No Internet For One Year: Tech Writer Tries Life Offline

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Socializing Without the Internet

Patel, who is also a close friend of Paul's, also tells me that conversation, and not just focus, have been strengthened.

"With Paul, we have to wait until we see each other and then we spend a long time catching up on everything that happened, instead of getting a real-time stream of what's been going on." Not having the constant stream of instant messages, Twitter updates, or text messages has changed the interaction.

The level of interaction is deeper, and that's something Paul noticed as well. "I communicate with a lot fewer people, but when I do communicate and spend time with someone, it is for a longer period of time and it's more quality time."

Not having a smartphone at all times has also changed face-to-face interaction. "In social situations I would look into my phone all he time and it was not because I was blowing up, it was because I was avoiding talking to people, because I am awkward in social situations," Paul admitted.

"But now that I don't have that option, I have grown out of that and I talk to people a little more."

Daily Life Without The Internet

I was curious, when I sat down with Paul, how he does all the little things for which many of us rely on the web. How does get around a city or new place without Google Maps? How does he look up an address or a store's hours of business? How does he pay bills? How does he get his news?

It might just be that he's an easygoing guy, but he says none of that has been a problem. Sure, it been a bit of an inconvenience, but he says it's been part of the experience.

He has bought maps -- paper maps -- to get around new cities and he says he follows his nose more. He has two newspaper subscriptions now -- to The New York Times and Wall Street Journal -- to get his news, though he admits that he knows he is a little behind because he has to wait for the morning paper.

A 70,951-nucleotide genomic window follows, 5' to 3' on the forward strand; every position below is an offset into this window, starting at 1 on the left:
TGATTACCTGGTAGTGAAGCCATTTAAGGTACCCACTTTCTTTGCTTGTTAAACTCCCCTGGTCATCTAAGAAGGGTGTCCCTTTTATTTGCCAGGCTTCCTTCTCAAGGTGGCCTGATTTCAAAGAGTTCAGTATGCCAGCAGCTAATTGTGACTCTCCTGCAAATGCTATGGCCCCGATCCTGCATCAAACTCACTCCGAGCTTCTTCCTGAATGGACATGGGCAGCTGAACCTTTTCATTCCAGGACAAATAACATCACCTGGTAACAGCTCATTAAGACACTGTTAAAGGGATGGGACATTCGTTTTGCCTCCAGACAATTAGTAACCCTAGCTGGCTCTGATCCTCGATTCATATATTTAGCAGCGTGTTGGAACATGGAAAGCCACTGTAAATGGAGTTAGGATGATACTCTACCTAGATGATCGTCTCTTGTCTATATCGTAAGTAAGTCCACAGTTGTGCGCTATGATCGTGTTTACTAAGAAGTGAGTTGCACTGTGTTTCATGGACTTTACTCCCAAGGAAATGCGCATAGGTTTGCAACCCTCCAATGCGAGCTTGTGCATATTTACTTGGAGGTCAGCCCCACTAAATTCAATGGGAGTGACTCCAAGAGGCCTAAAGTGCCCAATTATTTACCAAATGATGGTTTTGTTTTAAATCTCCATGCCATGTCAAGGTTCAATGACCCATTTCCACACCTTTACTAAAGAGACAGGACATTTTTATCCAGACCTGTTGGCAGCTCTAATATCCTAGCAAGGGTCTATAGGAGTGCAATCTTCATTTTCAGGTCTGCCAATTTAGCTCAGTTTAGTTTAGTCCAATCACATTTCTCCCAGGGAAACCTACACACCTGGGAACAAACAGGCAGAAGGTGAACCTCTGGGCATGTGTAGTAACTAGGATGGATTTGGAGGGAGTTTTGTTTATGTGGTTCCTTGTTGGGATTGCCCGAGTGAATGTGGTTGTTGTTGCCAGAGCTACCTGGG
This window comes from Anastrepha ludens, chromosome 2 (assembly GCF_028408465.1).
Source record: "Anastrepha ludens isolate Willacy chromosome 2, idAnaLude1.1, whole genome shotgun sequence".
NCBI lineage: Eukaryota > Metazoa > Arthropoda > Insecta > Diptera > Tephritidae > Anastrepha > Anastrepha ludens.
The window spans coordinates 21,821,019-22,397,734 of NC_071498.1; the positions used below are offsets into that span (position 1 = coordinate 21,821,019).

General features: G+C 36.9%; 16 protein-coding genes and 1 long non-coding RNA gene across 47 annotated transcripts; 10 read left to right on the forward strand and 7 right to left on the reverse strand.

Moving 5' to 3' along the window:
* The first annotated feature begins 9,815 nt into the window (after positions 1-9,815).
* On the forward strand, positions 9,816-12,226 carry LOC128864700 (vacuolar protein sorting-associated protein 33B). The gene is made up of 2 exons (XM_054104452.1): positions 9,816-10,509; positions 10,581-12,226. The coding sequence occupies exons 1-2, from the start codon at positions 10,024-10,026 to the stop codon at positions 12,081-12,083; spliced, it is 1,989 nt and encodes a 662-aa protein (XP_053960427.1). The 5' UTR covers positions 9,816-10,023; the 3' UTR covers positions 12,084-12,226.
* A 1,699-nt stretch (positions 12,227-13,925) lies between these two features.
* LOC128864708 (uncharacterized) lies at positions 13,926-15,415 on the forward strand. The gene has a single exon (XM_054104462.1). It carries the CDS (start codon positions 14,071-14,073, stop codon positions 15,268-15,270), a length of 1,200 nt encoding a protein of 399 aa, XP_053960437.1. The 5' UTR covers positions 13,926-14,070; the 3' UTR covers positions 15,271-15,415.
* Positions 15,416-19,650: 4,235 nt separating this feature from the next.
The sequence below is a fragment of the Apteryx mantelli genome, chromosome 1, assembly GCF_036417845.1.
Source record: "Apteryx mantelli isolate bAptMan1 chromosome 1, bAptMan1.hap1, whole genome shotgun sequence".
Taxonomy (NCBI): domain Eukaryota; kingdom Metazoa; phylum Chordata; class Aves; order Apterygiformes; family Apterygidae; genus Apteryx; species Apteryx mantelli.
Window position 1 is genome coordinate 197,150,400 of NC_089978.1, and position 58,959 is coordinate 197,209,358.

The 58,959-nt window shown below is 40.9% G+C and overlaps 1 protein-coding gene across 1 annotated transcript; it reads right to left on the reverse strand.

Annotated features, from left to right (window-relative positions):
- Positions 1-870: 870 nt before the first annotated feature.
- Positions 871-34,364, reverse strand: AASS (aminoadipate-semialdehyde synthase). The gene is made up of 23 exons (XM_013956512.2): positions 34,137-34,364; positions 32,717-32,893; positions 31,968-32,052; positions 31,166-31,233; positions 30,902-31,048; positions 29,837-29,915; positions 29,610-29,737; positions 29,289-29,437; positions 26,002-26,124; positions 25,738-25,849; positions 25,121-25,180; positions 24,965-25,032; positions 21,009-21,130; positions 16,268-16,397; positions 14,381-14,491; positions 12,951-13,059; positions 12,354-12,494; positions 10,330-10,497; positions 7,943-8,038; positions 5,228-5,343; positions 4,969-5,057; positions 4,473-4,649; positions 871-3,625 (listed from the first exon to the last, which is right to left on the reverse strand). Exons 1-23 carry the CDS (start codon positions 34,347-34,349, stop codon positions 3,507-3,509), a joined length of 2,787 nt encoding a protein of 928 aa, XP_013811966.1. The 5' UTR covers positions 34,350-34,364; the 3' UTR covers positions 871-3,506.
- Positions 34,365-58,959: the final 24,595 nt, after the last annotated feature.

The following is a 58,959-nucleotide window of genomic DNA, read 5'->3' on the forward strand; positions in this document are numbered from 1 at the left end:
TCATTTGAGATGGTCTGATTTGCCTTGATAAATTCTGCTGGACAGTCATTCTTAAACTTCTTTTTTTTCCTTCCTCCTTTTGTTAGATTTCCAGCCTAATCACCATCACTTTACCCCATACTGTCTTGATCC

He also got a post-office box to communicate by mail with some of his fans and followers. He gets a lot of mail, but hasn't been the best about responding. He showed me a number of Postagrams he has gotten: Postagram is a service that lets you send Instagram images on a postcard. Even those offline can experience social photo sharing.

As for entertainment, instead of playing online games he plays board games. He and his roommate also make music together. (You can listen to some of their music in our video about him.)

But while he's found some good alternatives, Paul says there are things he misses about the Internet.

"There is a ton of stuff I miss. I miss playing 'StarCraft,' I miss Twitter so much, I miss hilarious time wasters like animated GIFs on Reddit. But I don't regret leaving it behind."

And although it has only been three months it's easy to see why. "I am definitely coming back to the Internet, but my goal is to be a little more in control and intentional in how I approach it."

You can keep up with Paul's offline writings here. ABC News will continue to follow Miller's journey off the Internet.

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